Fed up on hobbit news? Well, I'm going to do my best this week to scoop the science journalists, covering stories in paleoanthropology that ought to get some more attention but might be drowned out by otherwise hobbitrocious stories.
I'll start with a story in which I have a special interest -- a new paper by Jeff Wall, Kirk Lohmueller, and Vincent Plagnol, titled, "Detecting ancient admixture and estimating demographic parameters in multiple human populations."
A couple of years ago, Wall and Plagnol (2006) looked at a sample of genes in the "Environmental Genome Project. At that time, the sample consisted of 135 genes in 12 Yoruba and 22 CEPH individuals. It's not a large sample by today's 3.9-million genotype standards. But the EGP sample has one important thing going for it -- with resequencing data, we have access to a much larger number of mutational differences at very small map distances from each other. Tight linkage between sites means that we can use the genealogical properties of samples to examine much more ancient events. The HapMap gives us a vast number of genotypes from a large sample of individuals, but the density of loci is quite low -- an average of nearly 1000 base pairs between loci. The EGP doesn't sample as many loci, but it gives a denser representation of the variation at each locus. Only this kind of sample is sufficient to test for genetic ancestry of modern human populations in ancient populations of the Middle Pleistocene.
Plagnol and Wall applied a simple admixture model to these data, and found that the complete out-of-Africa replacement model did not adequately explain the variation in the European-derived sample. Instead, they found that a model with 5 percent admixture of some non-African Middle Pleistocene ancestral population was a much better fit for the current diversity of European gene trees. In other words, the low variation of recent humans cannot be explained by a small population in a single ancient population; instead, there must have been several populations, partly isolated from each other, one or more of which gave regionally-specific alleles to modern Europeans. Multiregional evolution fits those observations very well -- this is not one or two introgressive genes, and there is no specific evidence of selection on them (although selection may be responsible).
A number of people picked up on that study in the course of later work. Gregory Cochran and I discussed it in our own 2006 paper about genetic introgression. In late 2005, Dan Garrigan and colleagues had published their own analysis of a pseudogene region on the X chromosome, called RRM2P4. Garrigan reviewed this work together with Mike Hammer (2006) and again with Sarah Kingan (2007). Early last year, I also reviewed the evidence together with Cochran, Henry Harpending and Bruce Lahn (2008).
We and many other people are following up on this research, trying to discover the ancestry of human populations beyond the simple out-of-Africa replacement scenario. In the new study, Wall and colleagues extend their analysis to a more recent release of the EGP, including 222 genes, and adding 24 Chinese individuals to the 12 Yoruba and 22 CEPH individuals. It's a simple paper and relatively short. In a word, they find that their data reject the simple out-of-Africa replacement scenario, and that the genetic variation of coding genes in their sample must be explained in part by long-standing population structure.
It's not proof that the Neandertals, or any other particular group of ancient humans, survived and passed their genes on to more recent people. This is a study of the genes of recent human populations, and it merely concludes that their ancestors could not have lived in a single small population. Maybe every Neandertal became extinct, and present-day Europeans got this genetic variation from somewhere else. But it is logical to figure that non-Afircan populations may have been among the contributors to present non-African peoples -- particularly since the statistical test focuses on region-specific gene frequencies. The study also finds evidence that today's African population has a complex ancestry -- a kind of multiregional scenario playing out inside Africa (or potentially involving gene flow back into Africa from elsewhere).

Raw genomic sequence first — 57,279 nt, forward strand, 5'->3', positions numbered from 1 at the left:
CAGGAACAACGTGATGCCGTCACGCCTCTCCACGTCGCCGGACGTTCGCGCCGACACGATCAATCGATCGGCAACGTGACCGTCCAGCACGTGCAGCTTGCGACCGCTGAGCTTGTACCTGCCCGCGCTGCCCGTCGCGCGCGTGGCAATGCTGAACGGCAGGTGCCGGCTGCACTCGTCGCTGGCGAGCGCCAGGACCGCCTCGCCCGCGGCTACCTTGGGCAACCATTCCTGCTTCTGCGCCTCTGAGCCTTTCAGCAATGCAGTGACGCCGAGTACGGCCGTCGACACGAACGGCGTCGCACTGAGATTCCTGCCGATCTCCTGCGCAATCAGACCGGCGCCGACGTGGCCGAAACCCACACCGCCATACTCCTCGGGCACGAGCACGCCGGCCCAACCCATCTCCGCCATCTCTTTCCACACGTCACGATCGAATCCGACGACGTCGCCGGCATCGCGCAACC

Testing for admixture
Wall and colleagues reasoned that an allele coming in from an ancient, partially isolated human population would vary in a distinctive pattern. Because of the long history of partial isolation in an ancient subpopulation, they expected that such an allele would come in with multiple mutational differences from the non-introgressive allele. And if it came in from some non-African population, it ought to show relatively strong differences in frequency between populations. So they devised a statistic, mathematically combining FST and a linkage measure -- the idea being to detect alleles that differentiate populations and that are surrounded by large sets of tightly linked polymorphisms.
This kind of pattern might also occur under positive selection. But a new mutation under positive selection would start out weakly linked to nearby polymorphisms, each of which already exists at some substantial frequency in the population. An introgressive allele might be linked to several other unique mutations that happened during the long period of limited gene flow between ancient populations. And a new mutation would not tend to be surrounded by high FST polymorphisms, until it got to be very common in the population -- up above 50 percent. In contrast, an introgressive allele coming into the population with several nearby mutations would generate a cluster of relatively high FST polymorphisms even at low frequencies. It may not be a perfect test for any individual locus -- there's a lot of uncertainty. But applied to more than 200 loci, it should be possible to test the hypothesis that "archaic admixture" is zero.
Wall and colleagues do test that hypothesis, and they are able to refute it strongly for each of the three groups. Living European and Chinese samples refute the out-of-Africa replacement model with p<0.01. The Yoruba sample refutes the hypothesis of panmixia in ancient Africans at p<0.0000001.
The authors also provide a supplementary table with a list of genes that may be candidates for introgression. I didn't see any really obvious genes on the list, but each of them bears some examination. I expect that we will be able to use more detailed analytical techniques to look at the regions around these genes and see what is going on. Or at least, in the next couple of years more and more resequencing data will become available, allowing us to test the same hypotheses with larger samples.